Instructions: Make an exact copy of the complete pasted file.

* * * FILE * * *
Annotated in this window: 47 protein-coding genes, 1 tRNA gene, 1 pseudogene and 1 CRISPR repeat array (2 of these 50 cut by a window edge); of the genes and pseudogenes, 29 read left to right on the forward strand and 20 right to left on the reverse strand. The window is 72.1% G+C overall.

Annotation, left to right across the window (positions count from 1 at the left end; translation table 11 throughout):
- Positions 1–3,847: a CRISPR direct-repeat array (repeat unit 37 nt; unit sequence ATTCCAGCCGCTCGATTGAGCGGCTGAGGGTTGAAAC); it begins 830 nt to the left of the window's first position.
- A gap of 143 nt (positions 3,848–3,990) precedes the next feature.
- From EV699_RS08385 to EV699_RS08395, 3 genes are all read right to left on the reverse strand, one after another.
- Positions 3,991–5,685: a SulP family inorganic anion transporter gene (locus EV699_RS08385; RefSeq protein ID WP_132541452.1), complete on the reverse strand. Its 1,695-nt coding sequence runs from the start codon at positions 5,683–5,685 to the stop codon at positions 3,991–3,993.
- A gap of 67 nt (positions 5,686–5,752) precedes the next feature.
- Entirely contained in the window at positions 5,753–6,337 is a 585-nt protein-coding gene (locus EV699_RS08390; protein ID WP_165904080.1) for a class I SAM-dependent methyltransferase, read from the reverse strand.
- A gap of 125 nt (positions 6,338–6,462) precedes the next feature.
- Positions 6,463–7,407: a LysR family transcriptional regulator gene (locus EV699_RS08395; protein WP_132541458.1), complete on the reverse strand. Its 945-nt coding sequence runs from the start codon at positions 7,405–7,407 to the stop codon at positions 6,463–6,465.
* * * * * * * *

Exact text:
Annotated in this window: 47 protein-coding genes, 1 tRNA gene, 1 pseudogene and 1 CRISPR repeat array (2 of these 50 cut by a window edge); of the genes and pseudogenes, 29 read left to right on the forward strand and 20 right to left on the reverse strand. The window is 72.1% G+C overall.

Annotation, left to right across the window (positions count from 1 at the left end; translation table 11 throughout):
- Positions 1–3,847: a CRISPR direct-repeat array (repeat unit 37 nt; unit sequence ATTCCAGCCGCTCGATTGAGCGGCTGAGGGTTGAAAC); it begins 830 nt to the left of the window's first position.
- A gap of 143 nt (positions 3,848–3,990) precedes the next feature.
- From EV699_RS08385 to EV699_RS08395, 3 genes are all read right to left on the reverse strand, one after another.
- Positions 3,991–5,685: a SulP family inorganic anion transporter gene (locus EV699_RS08385; RefSeq protein ID WP_132541452.1), complete on the reverse strand. Its 1,695-nt coding sequence runs from the start codon at positions 5,683–5,685 to the stop codon at positions 3,991–3,993.
- A gap of 67 nt (positions 5,686–5,752) precedes the next feature.
- Entirely contained in the window at positions 5,753–6,337 is a 585-nt protein-coding gene (locus EV699_RS08390; protein ID WP_165904080.1) for a class I SAM-dependent methyltransferase, read from the reverse strand.
- A gap of 125 nt (positions 6,338–6,462) precedes the next feature.
- Positions 6,463–7,407: a LysR family transcriptional regulator gene (locus EV699_RS08395; protein WP_132541458.1), complete on the reverse strand. Its 945-nt coding sequence runs from the start codon at positions 7,405–7,407 to the stop codon at positions 6,463–6,465.